Stock car racing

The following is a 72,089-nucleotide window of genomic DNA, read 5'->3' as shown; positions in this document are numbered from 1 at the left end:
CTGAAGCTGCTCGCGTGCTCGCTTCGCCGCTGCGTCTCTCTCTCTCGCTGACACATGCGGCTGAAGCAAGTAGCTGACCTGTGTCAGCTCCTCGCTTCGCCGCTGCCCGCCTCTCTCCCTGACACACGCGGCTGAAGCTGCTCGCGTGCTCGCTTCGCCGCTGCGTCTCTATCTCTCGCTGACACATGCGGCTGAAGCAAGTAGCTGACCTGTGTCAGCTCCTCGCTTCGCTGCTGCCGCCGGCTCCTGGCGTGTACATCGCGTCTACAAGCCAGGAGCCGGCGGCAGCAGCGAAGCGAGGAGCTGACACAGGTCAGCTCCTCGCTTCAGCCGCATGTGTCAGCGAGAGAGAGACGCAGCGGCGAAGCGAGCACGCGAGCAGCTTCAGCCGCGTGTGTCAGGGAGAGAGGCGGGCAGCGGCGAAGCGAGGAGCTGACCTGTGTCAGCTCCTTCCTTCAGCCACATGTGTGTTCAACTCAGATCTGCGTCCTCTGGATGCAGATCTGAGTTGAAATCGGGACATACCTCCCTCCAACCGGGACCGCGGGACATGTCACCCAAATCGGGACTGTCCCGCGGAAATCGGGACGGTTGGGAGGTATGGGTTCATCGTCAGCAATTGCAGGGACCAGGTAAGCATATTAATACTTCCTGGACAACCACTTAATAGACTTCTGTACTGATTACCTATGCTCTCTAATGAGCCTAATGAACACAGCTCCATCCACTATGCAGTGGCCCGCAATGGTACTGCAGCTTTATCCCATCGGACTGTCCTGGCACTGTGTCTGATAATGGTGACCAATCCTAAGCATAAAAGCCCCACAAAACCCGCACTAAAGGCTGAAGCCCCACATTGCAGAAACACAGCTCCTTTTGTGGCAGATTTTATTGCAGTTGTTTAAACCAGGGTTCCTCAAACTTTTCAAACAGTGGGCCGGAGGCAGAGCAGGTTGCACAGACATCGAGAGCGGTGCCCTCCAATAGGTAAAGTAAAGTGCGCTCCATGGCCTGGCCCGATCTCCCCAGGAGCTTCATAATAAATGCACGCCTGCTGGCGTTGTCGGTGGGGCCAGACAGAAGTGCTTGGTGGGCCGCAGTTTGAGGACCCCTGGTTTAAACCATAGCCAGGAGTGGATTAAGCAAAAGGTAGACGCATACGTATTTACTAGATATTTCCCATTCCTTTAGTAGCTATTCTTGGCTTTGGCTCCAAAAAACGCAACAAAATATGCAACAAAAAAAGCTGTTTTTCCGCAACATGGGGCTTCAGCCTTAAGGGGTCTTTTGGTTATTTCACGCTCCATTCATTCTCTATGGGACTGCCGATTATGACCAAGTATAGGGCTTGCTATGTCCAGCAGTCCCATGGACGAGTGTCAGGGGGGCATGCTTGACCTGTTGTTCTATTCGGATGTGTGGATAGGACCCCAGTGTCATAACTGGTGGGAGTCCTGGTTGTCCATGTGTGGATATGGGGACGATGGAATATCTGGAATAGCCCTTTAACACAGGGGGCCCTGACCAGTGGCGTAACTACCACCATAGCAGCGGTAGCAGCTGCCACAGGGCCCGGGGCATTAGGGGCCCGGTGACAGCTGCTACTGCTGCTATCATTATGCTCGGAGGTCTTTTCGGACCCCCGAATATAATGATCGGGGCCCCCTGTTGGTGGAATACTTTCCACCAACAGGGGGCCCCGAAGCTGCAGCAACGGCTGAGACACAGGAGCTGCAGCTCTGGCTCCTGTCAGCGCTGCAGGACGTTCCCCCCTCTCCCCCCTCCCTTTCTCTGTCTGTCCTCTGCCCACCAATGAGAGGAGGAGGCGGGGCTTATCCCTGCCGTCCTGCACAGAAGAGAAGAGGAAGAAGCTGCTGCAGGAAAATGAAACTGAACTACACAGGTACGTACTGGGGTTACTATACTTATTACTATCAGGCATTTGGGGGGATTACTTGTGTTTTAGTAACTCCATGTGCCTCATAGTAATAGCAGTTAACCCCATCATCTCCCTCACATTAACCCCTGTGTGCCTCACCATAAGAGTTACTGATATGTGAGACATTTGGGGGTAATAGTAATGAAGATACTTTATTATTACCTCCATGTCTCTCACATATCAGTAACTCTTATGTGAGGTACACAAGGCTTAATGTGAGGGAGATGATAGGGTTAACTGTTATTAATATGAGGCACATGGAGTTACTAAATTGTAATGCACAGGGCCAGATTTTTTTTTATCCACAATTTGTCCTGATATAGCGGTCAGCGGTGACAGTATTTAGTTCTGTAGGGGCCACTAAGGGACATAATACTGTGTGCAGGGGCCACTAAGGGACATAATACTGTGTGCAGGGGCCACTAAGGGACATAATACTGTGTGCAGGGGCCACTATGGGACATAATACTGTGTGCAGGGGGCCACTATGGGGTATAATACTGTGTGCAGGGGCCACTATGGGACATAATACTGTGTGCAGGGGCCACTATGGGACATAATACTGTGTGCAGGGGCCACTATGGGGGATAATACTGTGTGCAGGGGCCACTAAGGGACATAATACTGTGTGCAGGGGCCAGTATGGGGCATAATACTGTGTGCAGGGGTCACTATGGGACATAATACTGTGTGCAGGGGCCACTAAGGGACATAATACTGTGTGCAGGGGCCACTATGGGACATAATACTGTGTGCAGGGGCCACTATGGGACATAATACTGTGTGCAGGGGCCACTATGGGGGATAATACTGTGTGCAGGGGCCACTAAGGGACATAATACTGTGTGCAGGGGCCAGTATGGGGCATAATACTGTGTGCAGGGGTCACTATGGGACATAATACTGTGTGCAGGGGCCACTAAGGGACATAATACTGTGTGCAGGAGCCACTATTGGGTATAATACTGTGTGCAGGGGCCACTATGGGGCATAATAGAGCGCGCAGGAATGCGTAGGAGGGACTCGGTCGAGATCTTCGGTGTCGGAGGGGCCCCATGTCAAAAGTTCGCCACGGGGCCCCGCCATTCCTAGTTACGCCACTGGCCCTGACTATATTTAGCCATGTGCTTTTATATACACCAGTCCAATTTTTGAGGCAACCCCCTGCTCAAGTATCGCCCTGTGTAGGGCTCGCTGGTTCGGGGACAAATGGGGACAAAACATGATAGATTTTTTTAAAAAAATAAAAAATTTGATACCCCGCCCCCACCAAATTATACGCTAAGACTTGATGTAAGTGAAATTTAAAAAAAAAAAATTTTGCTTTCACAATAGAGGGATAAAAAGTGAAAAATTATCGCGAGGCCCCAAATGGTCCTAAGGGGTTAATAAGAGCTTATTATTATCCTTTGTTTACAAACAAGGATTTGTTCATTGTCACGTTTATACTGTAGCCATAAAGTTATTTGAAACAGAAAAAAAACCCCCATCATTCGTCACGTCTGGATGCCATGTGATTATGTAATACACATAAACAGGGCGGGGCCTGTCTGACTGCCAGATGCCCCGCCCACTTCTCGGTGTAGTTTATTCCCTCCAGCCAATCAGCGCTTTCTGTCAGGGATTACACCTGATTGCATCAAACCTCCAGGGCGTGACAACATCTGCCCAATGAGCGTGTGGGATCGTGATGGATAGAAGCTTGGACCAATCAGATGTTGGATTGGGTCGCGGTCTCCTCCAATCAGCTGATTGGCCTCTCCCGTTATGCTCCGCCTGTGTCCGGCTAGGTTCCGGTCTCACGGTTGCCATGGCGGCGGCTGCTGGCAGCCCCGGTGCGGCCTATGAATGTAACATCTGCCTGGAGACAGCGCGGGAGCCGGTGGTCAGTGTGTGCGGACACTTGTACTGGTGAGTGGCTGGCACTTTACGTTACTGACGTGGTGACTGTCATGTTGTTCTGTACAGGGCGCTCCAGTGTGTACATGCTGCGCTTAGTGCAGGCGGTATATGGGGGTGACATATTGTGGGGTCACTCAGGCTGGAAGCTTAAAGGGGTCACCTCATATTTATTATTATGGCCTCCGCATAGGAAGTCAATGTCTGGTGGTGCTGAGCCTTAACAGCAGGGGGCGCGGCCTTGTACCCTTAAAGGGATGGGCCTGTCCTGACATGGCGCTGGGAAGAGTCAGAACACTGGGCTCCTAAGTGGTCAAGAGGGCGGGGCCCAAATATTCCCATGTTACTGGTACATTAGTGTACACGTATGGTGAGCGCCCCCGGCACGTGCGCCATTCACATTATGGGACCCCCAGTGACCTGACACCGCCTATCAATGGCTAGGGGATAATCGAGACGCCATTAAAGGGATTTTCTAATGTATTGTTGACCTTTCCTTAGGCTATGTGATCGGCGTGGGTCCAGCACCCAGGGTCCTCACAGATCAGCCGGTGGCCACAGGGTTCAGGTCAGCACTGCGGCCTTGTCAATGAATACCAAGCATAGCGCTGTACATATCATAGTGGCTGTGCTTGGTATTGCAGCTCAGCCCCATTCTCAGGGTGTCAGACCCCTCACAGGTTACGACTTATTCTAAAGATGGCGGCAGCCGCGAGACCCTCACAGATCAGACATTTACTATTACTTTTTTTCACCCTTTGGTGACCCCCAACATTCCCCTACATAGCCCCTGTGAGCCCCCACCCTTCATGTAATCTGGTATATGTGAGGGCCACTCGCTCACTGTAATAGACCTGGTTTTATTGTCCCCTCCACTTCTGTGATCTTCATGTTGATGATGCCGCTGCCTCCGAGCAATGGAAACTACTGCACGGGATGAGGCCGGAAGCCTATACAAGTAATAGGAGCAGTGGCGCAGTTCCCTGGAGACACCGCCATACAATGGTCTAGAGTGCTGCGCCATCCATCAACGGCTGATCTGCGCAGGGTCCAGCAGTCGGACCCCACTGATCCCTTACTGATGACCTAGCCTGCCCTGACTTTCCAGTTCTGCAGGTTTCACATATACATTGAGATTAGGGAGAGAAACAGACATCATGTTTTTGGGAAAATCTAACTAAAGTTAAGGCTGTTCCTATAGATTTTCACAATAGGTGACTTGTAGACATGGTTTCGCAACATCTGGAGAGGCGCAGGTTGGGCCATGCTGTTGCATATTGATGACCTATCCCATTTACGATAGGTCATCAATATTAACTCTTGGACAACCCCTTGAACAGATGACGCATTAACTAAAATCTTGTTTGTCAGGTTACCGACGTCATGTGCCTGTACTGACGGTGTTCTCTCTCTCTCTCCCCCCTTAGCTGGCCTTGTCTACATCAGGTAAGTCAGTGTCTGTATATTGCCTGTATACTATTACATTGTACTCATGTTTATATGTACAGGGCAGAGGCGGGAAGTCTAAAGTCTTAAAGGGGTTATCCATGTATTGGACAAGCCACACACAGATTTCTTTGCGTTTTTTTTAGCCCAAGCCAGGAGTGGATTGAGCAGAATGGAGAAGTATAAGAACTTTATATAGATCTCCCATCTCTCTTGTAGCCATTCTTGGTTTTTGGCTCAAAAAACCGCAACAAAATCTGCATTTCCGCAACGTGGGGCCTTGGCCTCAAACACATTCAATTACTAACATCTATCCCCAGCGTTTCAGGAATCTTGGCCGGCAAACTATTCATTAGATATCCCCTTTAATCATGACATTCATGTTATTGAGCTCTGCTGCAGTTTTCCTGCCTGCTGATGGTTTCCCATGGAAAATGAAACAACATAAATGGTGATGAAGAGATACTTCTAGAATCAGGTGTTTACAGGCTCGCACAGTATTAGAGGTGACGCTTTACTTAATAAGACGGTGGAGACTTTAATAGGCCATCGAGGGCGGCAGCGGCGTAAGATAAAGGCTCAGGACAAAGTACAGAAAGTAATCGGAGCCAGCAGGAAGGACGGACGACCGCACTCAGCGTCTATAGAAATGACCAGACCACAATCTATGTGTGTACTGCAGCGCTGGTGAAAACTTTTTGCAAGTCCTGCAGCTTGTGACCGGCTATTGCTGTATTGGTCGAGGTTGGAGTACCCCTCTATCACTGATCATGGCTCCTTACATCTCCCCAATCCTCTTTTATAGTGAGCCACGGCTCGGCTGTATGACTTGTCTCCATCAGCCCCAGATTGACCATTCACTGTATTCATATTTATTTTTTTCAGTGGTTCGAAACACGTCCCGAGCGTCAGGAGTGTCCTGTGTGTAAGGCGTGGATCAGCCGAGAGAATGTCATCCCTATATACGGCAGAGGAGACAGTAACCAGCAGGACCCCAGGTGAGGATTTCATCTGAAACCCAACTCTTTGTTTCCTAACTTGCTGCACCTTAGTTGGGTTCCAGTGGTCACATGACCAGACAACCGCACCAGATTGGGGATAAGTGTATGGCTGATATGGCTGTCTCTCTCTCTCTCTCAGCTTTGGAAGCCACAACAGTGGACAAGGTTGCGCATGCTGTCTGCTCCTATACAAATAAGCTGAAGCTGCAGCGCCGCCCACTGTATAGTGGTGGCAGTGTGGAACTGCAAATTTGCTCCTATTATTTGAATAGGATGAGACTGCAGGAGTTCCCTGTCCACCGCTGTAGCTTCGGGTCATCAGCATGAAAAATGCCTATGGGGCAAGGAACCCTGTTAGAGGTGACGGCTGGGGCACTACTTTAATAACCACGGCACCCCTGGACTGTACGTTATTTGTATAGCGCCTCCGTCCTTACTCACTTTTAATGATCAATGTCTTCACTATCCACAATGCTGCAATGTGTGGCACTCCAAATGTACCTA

Stock car racing is a typical form of racing mainly found in the United States and Canada, Brazil, along with New Zealand and Australia. NASCAR is the world’s largest body that is governing the stock car racing and conducts a top level premier of professional stock car racing called Monster Energy NASCAR Cup Series. The races which are conducted at the top level are range from 200 miles to 600 miles (that is 322 km to 966 km). The cars that are used at speedway tracks and on superspeedway tracks are raced with top-level stock cars, which can reach the speed of 200 mph, as the engines produce maximum outputs of the power of 800-900 hp. Generally, stock cars are automobiles, where the car’s original factory configurations have not been modified. Today many of the American stock cars resemble the standard American family sedans, but in fact, the car design, suspension, chassis, and engine, etc., are technically and architecturally identical from other vehicles. For instance, now the race cars of the NASCAR cup series require fuel injection rather than having a carburetor. Stock car racing is quite famous in many parts of the world, and it’s really challenging to win the cup.